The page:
If operator in function expression

Hello guys,
I have bumped into interesting language feature that I cannot make sense of. In Kotlin we can use expression as function body, e.g.
fun foo(x: Int, y: Int) = x + y
I tried today write following function:
fun log() = if (isError()) logError()
surprisingly this function couldn’t be compiled. The reason is following:
Error:(128, 39) ‘if’ must have both main and ‘else’ branches if used as an expression
Can anyone explain me why if listed above is not legit?

Because the if in this case has a return value and the compiler doesn’t know what to return if the statement is false

The compiler could infer Unit as lowest common denominator, but that would hide an error in cases where you actually wanted if as an expression (and not as a statement as in your case). The correct usage would be “classic” if:

fun log(){
    if (isError()) {

I understood that brackets fix compiler complains but still didn’t understand why ;=) Could elaborate on this statement : “but that would hide an error in cases where you actually wanted if as an expression” ? I just don’t really understand it.

Actually it doesn’t. logError() is void function there is no return value.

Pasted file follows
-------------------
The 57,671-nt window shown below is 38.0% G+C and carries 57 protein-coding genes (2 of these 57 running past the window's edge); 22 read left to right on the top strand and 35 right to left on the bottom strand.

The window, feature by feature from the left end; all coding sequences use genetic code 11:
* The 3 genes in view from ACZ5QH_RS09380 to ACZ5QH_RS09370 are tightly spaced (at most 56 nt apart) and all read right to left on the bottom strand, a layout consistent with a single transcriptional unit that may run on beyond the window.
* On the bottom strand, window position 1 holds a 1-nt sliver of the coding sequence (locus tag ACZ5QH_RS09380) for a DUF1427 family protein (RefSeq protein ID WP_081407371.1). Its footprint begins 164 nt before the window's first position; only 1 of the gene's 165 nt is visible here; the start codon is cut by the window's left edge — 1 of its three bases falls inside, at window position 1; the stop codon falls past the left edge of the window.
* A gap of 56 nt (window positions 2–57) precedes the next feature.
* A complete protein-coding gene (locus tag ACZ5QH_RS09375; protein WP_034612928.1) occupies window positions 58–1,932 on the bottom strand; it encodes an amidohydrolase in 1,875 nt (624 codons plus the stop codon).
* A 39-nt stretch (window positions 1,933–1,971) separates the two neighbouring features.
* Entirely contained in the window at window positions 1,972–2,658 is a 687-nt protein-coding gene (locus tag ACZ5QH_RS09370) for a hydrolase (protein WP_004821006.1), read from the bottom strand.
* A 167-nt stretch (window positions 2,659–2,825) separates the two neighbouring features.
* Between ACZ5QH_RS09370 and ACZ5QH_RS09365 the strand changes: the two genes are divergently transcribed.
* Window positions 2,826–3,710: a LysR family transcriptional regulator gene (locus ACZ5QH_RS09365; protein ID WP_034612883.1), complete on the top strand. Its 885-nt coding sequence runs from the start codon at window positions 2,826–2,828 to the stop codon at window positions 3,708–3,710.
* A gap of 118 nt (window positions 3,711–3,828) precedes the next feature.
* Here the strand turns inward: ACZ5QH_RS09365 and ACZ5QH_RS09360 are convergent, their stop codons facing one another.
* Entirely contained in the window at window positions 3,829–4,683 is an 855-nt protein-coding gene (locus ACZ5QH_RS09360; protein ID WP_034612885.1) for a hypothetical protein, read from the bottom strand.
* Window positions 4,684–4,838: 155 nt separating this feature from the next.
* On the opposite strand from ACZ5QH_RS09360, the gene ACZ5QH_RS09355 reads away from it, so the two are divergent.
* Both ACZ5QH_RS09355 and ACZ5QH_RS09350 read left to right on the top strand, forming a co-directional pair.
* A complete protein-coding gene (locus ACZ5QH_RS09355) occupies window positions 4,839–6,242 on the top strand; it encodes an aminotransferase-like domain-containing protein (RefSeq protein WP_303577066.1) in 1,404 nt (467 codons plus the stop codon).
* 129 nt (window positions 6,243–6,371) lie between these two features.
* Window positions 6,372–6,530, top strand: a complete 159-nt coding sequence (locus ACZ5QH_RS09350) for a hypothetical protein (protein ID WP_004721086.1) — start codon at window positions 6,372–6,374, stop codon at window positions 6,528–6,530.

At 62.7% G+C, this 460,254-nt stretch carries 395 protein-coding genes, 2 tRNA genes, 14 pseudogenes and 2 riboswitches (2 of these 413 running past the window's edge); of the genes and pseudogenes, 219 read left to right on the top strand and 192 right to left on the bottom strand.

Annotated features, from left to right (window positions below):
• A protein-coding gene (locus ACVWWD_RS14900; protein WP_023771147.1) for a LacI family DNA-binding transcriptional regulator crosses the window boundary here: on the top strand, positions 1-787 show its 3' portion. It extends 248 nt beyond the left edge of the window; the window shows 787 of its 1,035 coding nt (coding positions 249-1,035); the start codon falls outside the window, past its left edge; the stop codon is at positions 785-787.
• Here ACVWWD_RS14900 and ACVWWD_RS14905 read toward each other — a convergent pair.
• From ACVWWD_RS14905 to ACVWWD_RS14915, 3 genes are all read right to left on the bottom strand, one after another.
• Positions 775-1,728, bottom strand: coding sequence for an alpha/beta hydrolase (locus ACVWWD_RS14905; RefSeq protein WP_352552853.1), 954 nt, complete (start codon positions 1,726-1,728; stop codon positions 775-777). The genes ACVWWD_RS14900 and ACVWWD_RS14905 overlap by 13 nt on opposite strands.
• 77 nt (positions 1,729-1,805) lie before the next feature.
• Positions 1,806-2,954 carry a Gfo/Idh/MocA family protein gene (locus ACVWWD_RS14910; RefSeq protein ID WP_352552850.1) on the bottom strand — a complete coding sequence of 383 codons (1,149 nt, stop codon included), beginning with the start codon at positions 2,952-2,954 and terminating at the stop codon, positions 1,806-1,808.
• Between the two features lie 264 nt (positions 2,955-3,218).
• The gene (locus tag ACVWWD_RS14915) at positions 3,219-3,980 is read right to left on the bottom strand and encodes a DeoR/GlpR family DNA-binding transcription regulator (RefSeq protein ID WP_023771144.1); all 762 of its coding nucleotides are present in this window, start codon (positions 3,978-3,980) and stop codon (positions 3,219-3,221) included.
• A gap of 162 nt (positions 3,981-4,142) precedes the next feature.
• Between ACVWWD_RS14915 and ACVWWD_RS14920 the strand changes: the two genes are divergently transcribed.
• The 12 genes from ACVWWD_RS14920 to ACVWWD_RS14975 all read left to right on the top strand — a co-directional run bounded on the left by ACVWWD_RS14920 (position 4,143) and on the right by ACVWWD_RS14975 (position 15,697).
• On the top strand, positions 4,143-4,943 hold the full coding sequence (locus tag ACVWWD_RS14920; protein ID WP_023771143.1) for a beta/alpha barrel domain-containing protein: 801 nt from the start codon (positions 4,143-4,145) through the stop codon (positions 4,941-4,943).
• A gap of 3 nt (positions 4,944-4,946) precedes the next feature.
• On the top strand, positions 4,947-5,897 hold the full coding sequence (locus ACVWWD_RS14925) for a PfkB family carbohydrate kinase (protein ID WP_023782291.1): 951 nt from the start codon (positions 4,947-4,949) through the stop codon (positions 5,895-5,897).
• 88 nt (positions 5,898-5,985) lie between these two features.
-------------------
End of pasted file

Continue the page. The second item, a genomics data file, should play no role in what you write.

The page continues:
In Kotlin there is no void function. Every function, that seems to return nothing returns the Unit object. I guess in that case the compiler maybe should infer Unit as the lowest common denominator but it doesn’t.

If you write fun foo() = ... the compiler basically changes this to

fun foo() {
    return ...

Because of your if expression the code becomes

fun foo() {
    return if(isError()) logError()

This is a problem as the compiler does not know what to return in the non error case. As you said logError() does not return anything, but that is not true, because as I said above every function returns at least Unit

void returns Unit and Unit is an object, so it does return a value.

Just for the fun of it, write else Unit after it.

The only case in which it does return nothing, is if it returns Nothing :wink:.
This is for the cases that the code after the function cannot be reached, eg. The function always throws an exception; the function has an infinite loop; the function stops the program.

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Errors can be avoided by this compiler check, because the compiler reminds you of the else branch in cases where it is actually needed.

The following example is useless (and wouldn’t compile) without an else branch:

fun calculate(x: Int): Int = if (x < 2) 0

Thanks a lot for explanation everyone. If I understood correctly compiler can (in theory) actually understand that we want Unit as return type. One last question is this a feature or bug?

I would say it’s a feature.
Using if as assignment should be exhaustive, just like using when should.